Steve Jobs, who has been struggling with his health since 2004, resigned as Apple CEO on Wednesday, the company said. He will be replaced, as widely expected, by Tim Cook, the company's chief operating officer.
Apple gave no reason for Jobs' sudden departure, but the 56-year-old Jobs has been on medical leave since January and has looked gaunt at brief appearances to unveil the iPad 2 and at a conference in June. He has been treated for a rare form of pancreatic cancer and had a liver transplant.
Cook, 50, is a 13-year veteran of Apple and has filled in repeatedly for Jobs. Anlysts and others have speculated for years that Jobs would be unable to stay at the helm of the company he co-founded in a garage in 1976 because of his health, but Jobs has been fiercely private about his medical condition.
"I have always said if there ever came a day when I could no longer meet my duties and expectations as Apple’s CEO, I would be the first to let you know," Jobs wrote in a letter to Apple's board. "Unfortunately, that day has come."
(TEXT: Steve Jobs' Resignation Letter)
Jobs has been elected chairman of the board and media reports quoted Apple insiders as saying he would remain involved in the company's operations. He asked specifically to stay on as an employee.
“Steve’s extraordinary vision and leadership saved Apple and guided it to its position as the world’s most innovative and valuable technology company,” board member Art Levinson said in a statement. “The Board has complete confidence that Tim is the right person to be our next CEO."
Apple's shares were suspended from trade before the announcement and quickly fell 7 percent in after-hours trading.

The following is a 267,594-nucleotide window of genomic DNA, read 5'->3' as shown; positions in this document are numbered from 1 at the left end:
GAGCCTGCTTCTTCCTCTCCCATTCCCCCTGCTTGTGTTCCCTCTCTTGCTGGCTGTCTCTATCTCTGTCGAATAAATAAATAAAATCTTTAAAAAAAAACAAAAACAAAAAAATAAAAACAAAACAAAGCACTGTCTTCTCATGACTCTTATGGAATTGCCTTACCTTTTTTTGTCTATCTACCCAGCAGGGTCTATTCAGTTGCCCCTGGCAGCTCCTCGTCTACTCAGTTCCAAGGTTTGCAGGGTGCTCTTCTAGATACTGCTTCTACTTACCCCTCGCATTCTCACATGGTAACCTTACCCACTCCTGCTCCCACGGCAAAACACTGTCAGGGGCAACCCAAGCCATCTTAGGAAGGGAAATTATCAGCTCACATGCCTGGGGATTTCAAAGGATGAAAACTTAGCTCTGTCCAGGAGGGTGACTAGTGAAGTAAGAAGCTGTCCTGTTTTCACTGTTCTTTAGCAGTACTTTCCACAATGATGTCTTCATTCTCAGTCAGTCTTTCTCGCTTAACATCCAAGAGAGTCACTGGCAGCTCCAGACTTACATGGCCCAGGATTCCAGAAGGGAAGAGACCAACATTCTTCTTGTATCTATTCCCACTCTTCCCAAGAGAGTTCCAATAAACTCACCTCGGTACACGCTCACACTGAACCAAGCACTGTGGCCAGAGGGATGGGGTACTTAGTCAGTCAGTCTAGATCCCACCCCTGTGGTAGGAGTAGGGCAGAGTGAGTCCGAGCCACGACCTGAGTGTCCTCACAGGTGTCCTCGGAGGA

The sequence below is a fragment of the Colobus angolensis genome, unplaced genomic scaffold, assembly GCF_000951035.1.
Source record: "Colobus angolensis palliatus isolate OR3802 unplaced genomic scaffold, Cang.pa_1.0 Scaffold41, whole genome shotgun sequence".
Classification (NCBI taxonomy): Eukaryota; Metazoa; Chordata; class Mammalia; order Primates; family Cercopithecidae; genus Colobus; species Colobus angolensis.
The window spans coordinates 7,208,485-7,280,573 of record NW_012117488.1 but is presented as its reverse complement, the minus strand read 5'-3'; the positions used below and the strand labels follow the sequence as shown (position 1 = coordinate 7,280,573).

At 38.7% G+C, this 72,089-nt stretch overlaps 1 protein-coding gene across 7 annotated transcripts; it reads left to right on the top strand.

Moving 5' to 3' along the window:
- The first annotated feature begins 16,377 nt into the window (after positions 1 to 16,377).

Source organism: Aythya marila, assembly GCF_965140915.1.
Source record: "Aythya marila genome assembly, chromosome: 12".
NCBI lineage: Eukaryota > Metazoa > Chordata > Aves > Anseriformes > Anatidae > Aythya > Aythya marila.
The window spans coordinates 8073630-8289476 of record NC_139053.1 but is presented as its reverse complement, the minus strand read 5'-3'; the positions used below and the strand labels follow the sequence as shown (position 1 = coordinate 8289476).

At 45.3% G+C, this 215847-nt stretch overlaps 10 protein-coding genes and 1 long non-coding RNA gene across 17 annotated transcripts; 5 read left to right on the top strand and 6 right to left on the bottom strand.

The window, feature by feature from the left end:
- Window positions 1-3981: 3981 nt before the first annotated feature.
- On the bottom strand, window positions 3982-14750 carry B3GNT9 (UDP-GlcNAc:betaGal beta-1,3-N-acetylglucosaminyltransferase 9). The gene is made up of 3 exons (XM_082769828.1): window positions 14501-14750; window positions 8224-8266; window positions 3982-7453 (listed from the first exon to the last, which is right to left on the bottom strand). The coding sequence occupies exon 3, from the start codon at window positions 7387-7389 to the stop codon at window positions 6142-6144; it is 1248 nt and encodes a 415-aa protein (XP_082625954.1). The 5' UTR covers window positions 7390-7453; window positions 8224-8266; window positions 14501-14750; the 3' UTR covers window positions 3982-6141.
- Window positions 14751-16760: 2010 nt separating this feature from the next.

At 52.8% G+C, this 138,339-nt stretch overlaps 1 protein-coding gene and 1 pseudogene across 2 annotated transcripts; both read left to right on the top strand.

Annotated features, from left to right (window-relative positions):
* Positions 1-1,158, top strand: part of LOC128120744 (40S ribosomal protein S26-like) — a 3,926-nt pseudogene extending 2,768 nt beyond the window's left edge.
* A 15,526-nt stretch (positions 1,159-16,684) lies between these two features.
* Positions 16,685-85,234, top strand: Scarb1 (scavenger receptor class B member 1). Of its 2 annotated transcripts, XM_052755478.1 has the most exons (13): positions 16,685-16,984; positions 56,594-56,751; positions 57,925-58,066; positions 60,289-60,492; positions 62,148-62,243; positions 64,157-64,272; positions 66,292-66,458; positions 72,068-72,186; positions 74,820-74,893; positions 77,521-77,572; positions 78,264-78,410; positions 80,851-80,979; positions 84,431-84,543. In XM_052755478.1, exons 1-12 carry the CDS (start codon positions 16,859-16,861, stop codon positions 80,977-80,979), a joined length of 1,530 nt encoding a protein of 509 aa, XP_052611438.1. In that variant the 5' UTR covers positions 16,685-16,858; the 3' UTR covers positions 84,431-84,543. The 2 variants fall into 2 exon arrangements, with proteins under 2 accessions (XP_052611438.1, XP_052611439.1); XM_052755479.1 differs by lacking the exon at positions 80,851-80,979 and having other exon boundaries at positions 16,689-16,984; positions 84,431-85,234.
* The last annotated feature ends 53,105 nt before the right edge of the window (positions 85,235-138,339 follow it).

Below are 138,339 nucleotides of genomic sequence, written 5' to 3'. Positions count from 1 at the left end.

Jobs co-founded Apple in 1976 with Steve Wozniak, Mike Markkula, and others and they developed the Apple II home computer, which first went on sale in 1977. Jobs left Apple Computer in 1985 to develop a new operating system and the NeXT computer company. He came back to Apple in 1996 when it bought NeXT and became CEO in 1997.
(PICTURES: Steve Jobs Through the Years)
His flair for showmanship and charismatic personality have been widely credited for some of Apple's success and investors will be worried about the future of Apple.
"Given that it's just ahead of the iPhone 5 release it is a surprise because this company is near and dear to his heart and he has been instrumental in re-architecting this turnaround and its explosive performance," Ashok Kumar, an analyst at Rodman & Renshaw LLC, was quoted as saying by Reuters. "So the fact that he is stepping down ahead of a much anticipated product release is not a good sign."
Under Jobs' leadership Apple has gone from being an ailing personal computer company to an innovator that has led the field in developing the iPhone, iPad and sleekly designed and sought-after personal computers.
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